“Almost every business and industry depends on water — from mining and manufacturing to the operation of enormous data centers that store, process and distribute vast amounts of digital information,” the WWF report said.
In Spain’s Doñana wetlands, industrial agriculture and pollution have put excessive stress on freshwater ecosystems. Last year, the largest lagoon dried up for only the third time in 50 years, according to the country’s Ministry of Science and Innovation.
“Freshwater ecosystems are some of the most imperiled around the world,” said Joel Betts, a county coordinator for the Michigan Agriculture Environmental Assurance program, which aims to reduce farming impacts on freshwater ecosystems. Betts wasn’t involved in the WWF report.
“As human disturbance levels increase — whether it’s from agriculture, mining, overfishing, irrigation — we get closer to tipping points where the ecosystem that’s in place can no longer handle it, and you start to lose species,” he said.
That can also increase public health risks, as a lack of clean drinking water often results in spikes in waterborne diseases like cholera and typhoid, the report said. Freshwater ecosystems also help prevent erosion, mudslides and other natural disasters by keeping the landscape intact.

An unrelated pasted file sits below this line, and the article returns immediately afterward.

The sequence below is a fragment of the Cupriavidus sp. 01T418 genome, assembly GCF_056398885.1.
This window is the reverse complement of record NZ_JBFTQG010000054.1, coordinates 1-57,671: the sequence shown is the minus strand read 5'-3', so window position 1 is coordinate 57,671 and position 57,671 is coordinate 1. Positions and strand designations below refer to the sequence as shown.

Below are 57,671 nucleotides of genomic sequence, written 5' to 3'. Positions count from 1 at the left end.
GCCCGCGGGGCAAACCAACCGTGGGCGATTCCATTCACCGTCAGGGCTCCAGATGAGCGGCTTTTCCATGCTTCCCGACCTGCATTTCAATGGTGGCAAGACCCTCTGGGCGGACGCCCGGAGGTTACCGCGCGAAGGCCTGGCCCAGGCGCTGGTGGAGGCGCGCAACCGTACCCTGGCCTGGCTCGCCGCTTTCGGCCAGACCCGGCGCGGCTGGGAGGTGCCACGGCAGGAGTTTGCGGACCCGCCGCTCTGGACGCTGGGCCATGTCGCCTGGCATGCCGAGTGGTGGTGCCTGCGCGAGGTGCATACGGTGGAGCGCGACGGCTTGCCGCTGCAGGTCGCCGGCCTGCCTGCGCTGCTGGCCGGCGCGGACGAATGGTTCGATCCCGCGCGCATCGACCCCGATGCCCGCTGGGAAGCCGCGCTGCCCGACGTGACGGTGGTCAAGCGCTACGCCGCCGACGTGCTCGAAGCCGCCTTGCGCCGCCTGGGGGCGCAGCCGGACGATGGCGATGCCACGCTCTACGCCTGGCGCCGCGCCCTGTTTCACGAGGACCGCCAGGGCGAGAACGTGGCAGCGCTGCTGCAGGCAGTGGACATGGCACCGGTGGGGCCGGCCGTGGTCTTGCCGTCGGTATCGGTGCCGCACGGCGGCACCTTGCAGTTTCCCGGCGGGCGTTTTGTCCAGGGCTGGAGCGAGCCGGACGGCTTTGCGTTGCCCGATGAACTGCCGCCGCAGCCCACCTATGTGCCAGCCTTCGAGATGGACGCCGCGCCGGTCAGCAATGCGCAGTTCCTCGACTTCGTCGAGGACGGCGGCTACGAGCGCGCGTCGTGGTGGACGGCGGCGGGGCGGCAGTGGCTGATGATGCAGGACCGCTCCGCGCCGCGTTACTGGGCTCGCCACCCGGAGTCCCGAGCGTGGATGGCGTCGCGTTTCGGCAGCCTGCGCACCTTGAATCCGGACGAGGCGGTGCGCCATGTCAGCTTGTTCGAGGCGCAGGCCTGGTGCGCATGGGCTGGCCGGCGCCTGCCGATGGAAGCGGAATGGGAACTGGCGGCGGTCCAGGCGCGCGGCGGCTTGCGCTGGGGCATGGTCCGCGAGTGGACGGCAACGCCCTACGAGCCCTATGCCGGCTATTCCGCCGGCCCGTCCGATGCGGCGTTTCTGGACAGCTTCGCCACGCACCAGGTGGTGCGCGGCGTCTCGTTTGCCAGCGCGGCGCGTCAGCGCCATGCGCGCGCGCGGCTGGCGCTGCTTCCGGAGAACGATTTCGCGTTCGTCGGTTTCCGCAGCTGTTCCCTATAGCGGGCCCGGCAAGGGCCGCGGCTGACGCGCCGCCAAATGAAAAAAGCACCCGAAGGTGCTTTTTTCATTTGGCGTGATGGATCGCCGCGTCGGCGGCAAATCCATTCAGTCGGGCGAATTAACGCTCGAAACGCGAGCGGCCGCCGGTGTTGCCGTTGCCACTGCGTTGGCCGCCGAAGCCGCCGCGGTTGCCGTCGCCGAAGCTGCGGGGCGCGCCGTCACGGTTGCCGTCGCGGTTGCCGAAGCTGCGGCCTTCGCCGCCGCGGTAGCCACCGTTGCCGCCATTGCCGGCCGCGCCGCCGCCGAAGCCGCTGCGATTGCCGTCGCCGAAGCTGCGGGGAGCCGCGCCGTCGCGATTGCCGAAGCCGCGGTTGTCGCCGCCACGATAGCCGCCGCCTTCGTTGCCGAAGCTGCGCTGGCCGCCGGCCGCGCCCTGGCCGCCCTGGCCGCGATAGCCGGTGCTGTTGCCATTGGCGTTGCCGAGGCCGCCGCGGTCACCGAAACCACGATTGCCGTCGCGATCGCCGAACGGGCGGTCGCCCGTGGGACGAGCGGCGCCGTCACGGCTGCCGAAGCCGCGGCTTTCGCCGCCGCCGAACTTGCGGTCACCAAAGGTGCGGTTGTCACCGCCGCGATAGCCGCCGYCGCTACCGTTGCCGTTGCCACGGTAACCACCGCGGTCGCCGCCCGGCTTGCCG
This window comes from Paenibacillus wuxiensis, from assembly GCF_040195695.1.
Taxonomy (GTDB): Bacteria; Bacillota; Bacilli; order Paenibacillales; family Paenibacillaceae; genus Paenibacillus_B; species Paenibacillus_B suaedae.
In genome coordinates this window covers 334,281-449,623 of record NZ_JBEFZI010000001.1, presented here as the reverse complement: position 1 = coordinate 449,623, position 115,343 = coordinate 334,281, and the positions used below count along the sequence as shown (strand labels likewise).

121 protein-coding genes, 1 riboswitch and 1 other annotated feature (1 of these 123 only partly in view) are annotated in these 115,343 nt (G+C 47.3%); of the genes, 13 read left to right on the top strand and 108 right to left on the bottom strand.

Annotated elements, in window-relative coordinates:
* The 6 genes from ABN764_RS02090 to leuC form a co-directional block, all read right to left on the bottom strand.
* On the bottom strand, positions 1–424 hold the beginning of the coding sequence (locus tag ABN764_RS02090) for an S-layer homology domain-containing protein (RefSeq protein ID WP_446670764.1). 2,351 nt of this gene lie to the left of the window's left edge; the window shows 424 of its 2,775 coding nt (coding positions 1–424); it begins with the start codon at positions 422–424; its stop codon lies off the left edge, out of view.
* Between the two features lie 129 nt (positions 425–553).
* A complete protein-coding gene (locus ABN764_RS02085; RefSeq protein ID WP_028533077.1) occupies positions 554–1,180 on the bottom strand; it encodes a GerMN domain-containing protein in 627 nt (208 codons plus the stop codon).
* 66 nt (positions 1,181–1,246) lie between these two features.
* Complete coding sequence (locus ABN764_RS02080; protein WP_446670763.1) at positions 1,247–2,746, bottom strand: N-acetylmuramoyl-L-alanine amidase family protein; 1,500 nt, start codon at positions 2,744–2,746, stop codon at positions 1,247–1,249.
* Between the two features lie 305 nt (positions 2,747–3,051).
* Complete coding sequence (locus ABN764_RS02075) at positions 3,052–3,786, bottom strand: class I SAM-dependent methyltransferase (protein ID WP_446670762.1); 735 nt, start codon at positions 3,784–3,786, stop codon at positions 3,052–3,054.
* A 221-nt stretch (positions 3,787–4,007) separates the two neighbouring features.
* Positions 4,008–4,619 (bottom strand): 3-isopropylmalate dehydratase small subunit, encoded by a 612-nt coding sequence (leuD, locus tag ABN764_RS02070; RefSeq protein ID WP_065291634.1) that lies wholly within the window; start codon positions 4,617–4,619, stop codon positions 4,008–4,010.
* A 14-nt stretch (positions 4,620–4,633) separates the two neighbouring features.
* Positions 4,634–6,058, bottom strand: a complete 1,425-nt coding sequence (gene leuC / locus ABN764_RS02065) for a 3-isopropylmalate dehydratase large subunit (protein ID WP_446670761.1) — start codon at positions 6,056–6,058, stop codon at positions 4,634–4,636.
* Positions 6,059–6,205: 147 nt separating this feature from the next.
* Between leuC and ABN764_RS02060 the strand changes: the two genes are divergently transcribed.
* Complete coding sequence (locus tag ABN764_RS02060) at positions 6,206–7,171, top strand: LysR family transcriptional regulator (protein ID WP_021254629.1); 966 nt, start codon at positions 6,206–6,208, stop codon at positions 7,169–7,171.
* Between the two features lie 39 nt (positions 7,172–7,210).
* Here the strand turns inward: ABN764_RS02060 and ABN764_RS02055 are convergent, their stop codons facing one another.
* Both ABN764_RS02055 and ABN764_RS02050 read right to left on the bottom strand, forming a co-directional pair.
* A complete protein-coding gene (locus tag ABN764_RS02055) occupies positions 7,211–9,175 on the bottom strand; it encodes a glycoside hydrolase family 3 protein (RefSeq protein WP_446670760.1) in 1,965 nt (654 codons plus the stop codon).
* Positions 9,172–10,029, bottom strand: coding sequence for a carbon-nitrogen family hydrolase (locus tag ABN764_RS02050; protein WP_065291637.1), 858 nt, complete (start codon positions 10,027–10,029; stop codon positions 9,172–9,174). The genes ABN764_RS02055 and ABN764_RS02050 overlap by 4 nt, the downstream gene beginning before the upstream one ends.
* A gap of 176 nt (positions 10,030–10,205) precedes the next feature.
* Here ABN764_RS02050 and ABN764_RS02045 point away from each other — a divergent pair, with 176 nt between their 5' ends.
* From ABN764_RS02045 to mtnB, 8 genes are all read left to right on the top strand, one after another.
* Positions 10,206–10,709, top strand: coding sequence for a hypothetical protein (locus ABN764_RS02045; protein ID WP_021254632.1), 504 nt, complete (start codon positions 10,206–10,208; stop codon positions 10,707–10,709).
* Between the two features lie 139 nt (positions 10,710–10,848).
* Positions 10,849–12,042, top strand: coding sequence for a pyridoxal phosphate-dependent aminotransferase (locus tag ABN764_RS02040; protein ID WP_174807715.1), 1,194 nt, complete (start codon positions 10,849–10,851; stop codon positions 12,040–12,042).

“Freshwater ecosystems are particularly vulnerable to what happens on the land, and as what happens on the land changes due to human disturbance and climate change, they get pushed passed these thresholds and vulnerable species end up going extinct and you get these shifts in ecosystem types,” Betts said.
The WWF report said the public and private sector need to “wake up” to the water crisis that persists today, and urged them to consider the impact climate change and pollution will have on the global economy, environment and social wellbeing of billions of people if more isn’t done.
Governments need to reconsider how they include freshwater conservation in the international community’s larger 30×30 initiative, a plan to conserve 30% of the planet’s land and marine habitats by 2030, the WWF report said. That could include improving data collection that leads to better decision-making, improving maintenance of groundwater — including usage and contamination prevention — and investing in the protection of natural water resources like rivers and lakes that are used for storage.
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The private sector needs to develop better and more transparent water risk assessments that eliminate pollution from their supply chains and consider how they contribute to water scarcity — such as by becoming more efficient with water use — the report said.
“In recent years, the climate and conservation movements have really opened people’s eyes to the climate and nature crises,” the report said. “It is time to do the same for water — to end the water blindness and blinkered decision making that are driving degradation and slowing solutions.”